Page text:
Do you work for – or with – a control freak?
Do you feel creatively stifled and suffocated on the job? Are you micromanaged, manipulated and made to feel like you’re two years old? Do you hear things like, “Can’t anyone around here follow directions?” Or “If I want something done right, I have to do it myself.”
Take heart. There is a cure - and it lies not in changing the behavior of the control freak but in changing your own attitude.
Control freaks are everywhere. Typically, they are Type A perfectionists with an over-inflated sense of their own importance. They tend to lack spontaneity. They view work as a grind. Their so-called “constructive criticism” is often condescending and dismissive.
Psychologists tell us control freaks are in truth deeply insecure individuals who mask their fear of powerlessness by trying to overpower others.
Don’t try to change them. You will only get frustrated – and you might get yourself fired.
Instead, work on changing how you relate to them. Following are 5 suggestions:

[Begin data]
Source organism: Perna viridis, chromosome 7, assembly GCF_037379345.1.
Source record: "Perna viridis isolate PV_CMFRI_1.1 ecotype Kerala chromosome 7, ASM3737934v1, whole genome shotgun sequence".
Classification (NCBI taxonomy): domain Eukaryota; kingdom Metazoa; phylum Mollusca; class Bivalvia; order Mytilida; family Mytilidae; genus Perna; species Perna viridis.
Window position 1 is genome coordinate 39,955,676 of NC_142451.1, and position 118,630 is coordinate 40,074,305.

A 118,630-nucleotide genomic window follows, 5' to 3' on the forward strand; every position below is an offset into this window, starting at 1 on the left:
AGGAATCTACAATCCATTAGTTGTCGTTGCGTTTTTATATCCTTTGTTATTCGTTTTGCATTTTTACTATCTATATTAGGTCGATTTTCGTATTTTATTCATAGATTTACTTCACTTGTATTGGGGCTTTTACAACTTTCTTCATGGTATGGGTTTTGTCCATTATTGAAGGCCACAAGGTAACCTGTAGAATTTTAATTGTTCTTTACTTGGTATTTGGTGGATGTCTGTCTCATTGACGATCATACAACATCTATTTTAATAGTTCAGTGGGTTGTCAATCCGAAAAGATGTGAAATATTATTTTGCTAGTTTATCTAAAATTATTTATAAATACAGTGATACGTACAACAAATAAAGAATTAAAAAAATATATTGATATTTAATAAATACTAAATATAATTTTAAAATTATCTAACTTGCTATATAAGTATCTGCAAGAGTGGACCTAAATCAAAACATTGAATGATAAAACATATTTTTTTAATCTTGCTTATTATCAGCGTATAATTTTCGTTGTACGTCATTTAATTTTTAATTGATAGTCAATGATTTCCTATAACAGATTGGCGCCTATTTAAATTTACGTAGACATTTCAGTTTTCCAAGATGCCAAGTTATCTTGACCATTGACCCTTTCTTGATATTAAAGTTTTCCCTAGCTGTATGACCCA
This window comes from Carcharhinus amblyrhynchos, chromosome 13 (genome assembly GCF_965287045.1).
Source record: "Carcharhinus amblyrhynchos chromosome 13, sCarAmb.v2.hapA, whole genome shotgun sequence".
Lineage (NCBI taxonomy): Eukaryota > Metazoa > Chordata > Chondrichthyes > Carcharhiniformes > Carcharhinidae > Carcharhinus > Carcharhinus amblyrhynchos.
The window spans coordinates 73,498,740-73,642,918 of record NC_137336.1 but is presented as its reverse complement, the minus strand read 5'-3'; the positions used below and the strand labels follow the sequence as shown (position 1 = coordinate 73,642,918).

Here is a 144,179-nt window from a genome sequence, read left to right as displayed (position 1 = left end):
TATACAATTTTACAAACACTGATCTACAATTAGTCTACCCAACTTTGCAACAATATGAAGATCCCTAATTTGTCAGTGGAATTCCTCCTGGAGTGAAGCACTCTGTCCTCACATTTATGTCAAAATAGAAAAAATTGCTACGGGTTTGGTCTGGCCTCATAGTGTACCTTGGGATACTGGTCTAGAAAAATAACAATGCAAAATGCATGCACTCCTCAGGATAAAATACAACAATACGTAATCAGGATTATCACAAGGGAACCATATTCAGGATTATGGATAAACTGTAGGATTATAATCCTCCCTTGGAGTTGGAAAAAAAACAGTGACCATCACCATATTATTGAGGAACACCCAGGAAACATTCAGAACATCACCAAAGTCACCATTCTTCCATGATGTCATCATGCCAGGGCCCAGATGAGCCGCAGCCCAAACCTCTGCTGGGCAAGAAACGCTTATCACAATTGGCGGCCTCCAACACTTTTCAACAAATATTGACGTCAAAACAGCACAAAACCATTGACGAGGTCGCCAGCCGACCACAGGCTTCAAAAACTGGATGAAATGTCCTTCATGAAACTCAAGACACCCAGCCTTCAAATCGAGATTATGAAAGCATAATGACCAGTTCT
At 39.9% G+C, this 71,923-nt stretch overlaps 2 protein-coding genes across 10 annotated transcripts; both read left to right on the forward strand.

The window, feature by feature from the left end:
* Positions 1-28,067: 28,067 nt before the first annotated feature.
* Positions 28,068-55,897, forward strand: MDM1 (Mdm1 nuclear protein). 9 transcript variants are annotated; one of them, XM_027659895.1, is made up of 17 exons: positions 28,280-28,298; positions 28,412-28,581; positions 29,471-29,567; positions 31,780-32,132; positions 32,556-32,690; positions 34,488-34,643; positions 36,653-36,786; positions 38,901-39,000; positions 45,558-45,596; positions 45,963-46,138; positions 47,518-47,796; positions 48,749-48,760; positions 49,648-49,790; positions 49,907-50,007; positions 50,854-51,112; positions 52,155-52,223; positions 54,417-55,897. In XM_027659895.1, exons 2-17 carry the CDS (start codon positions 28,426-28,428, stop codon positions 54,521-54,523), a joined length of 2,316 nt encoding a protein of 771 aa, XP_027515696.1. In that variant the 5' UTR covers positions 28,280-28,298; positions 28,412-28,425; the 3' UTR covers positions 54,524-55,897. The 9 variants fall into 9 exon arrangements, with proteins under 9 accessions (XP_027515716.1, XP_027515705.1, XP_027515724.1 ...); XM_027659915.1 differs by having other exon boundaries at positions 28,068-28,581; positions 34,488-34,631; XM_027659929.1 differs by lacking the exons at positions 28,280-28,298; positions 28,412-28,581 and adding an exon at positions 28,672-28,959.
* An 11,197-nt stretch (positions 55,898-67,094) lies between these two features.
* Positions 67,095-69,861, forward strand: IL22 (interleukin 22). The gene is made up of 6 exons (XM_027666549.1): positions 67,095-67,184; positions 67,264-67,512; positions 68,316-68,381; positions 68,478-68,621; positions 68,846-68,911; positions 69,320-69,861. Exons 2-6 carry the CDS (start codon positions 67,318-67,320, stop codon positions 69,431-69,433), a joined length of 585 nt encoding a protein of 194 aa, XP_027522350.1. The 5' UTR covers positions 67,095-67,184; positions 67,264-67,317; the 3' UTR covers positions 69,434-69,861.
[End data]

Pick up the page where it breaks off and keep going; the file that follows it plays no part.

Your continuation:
- Be assertive, not confrontational. Some control freaks have no idea how they are perceived by others. Educate them by speaking up when appropriate. But don’t pick fights. Control freaks love nothing better than a battle, which gives them an opportunity to prove their superiority.
- Don’t sweat the small stuff. Does it really matter that only wooden hangers are allowed in the coat closet? Or that all office memos must be triple-spaced? Let the little things go.
- Adjust your expectations. Not everything about a control freak is bad. A case in point: the Duke of Wellington. He infuriated his officers with statements like, “I am obliged to be everywhere and if absent from any operation, something goes wrong.” Yet his attention to detail and close supervision helped bring victory at Waterloo over Napoleon, who was more of a delegator.
- Offer to help. Some control freaks are simply not good at asking for help. Over time they forget how. Shake things up by volunteering for an assignment before being ordered to do it. Ask for specific instructions and check in periodically for feedback. Treat the control freak as a collaborator instead of an adversary.
- Take responsibility for your own happiness. Don’t let your buttons be pushed. Work hard and do your best. Most importantly, don’t take things personally.
After all, it’s just a job – even though the control freak might want you to think it’s life and death.
Jay Reeves a/k/a The Risk Man is an attorney licensed in North Carolina and South Carolina. Formerly he was Legal Editor at Lawyers Weekly and Risk Manager at Lawyers Mutual. He accepts and embraces his inner control freak. Contact firstname.lastname@example.org, phone 919-619-2441.